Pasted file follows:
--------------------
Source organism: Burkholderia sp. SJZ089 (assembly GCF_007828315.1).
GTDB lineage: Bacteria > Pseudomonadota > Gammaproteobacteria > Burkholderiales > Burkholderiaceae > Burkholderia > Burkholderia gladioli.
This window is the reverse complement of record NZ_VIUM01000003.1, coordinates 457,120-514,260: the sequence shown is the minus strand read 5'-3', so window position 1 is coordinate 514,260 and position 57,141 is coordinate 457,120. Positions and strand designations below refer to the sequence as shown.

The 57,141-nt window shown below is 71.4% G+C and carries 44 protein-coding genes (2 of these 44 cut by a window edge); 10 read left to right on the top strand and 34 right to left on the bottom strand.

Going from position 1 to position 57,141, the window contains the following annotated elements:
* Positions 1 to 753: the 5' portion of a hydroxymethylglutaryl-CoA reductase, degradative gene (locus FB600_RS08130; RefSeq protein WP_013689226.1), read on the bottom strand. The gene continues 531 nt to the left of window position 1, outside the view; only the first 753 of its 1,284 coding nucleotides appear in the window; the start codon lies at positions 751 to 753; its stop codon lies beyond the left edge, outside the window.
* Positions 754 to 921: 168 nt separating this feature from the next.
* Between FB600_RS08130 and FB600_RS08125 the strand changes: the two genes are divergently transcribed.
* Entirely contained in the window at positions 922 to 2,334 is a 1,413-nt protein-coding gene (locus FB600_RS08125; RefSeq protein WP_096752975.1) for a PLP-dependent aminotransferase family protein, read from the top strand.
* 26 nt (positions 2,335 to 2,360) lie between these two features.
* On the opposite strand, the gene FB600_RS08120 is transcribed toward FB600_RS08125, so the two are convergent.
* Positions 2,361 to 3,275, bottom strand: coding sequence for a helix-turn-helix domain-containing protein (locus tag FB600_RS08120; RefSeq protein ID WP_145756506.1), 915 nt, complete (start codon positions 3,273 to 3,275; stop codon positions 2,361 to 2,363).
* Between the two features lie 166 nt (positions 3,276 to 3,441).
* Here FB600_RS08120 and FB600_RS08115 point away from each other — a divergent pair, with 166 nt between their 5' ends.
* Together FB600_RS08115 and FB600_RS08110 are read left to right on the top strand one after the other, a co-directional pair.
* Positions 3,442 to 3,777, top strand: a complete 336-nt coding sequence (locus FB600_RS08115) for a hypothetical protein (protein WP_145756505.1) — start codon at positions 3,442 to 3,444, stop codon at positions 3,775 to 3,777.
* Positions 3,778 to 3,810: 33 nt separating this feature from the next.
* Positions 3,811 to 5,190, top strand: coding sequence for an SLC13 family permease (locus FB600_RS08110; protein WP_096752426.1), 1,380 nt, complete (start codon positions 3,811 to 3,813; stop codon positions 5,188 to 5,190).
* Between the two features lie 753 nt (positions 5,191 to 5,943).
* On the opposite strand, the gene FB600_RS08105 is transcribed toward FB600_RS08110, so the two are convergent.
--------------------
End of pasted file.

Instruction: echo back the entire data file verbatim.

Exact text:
Source organism: Burkholderia sp. SJZ089 (assembly GCF_007828315.1).
GTDB lineage: Bacteria > Pseudomonadota > Gammaproteobacteria > Burkholderiales > Burkholderiaceae > Burkholderia > Burkholderia gladioli.
This window is the reverse complement of record NZ_VIUM01000003.1, coordinates 457,120-514,260: the sequence shown is the minus strand read 5'-3', so window position 1 is coordinate 514,260 and position 57,141 is coordinate 457,120. Positions and strand designations below refer to the sequence as shown.

The 57,141-nt window shown below is 71.4% G+C and carries 44 protein-coding genes (2 of these 44 cut by a window edge); 10 read left to right on the top strand and 34 right to left on the bottom strand.

Going from position 1 to position 57,141, the window contains the following annotated elements:
* Positions 1 to 753: the 5' portion of a hydroxymethylglutaryl-CoA reductase, degradative gene (locus FB600_RS08130; RefSeq protein WP_013689226.1), read on the bottom strand. The gene continues 531 nt to the left of window position 1, outside the view; only the first 753 of its 1,284 coding nucleotides appear in the window; the start codon lies at positions 751 to 753; its stop codon lies beyond the left edge, outside the window.
* Positions 754 to 921: 168 nt separating this feature from the next.
* Between FB600_RS08130 and FB600_RS08125 the strand changes: the two genes are divergently transcribed.
* Entirely contained in the window at positions 922 to 2,334 is a 1,413-nt protein-coding gene (locus FB600_RS08125; RefSeq protein WP_096752975.1) for a PLP-dependent aminotransferase family protein, read from the top strand.
* 26 nt (positions 2,335 to 2,360) lie between these two features.
* On the opposite strand, the gene FB600_RS08120 is transcribed toward FB600_RS08125, so the two are convergent.
* Positions 2,361 to 3,275, bottom strand: coding sequence for a helix-turn-helix domain-containing protein (locus tag FB600_RS08120; RefSeq protein ID WP_145756506.1), 915 nt, complete (start codon positions 3,273 to 3,275; stop codon positions 2,361 to 2,363).
* Between the two features lie 166 nt (positions 3,276 to 3,441).
* Here FB600_RS08120 and FB600_RS08115 point away from each other — a divergent pair, with 166 nt between their 5' ends.
* Together FB600_RS08115 and FB600_RS08110 are read left to right on the top strand one after the other, a co-directional pair.
* Positions 3,442 to 3,777, top strand: a complete 336-nt coding sequence (locus FB600_RS08115) for a hypothetical protein (protein WP_145756505.1) — start codon at positions 3,442 to 3,444, stop codon at positions 3,775 to 3,777.
* Positions 3,778 to 3,810: 33 nt separating this feature from the next.
* Positions 3,811 to 5,190, top strand: coding sequence for an SLC13 family permease (locus FB600_RS08110; protein WP_096752426.1), 1,380 nt, complete (start codon positions 3,811 to 3,813; stop codon positions 5,188 to 5,190).
* Between the two features lie 753 nt (positions 5,191 to 5,943).
* On the opposite strand, the gene FB600_RS08105 is transcribed toward FB600_RS08110, so the two are convergent.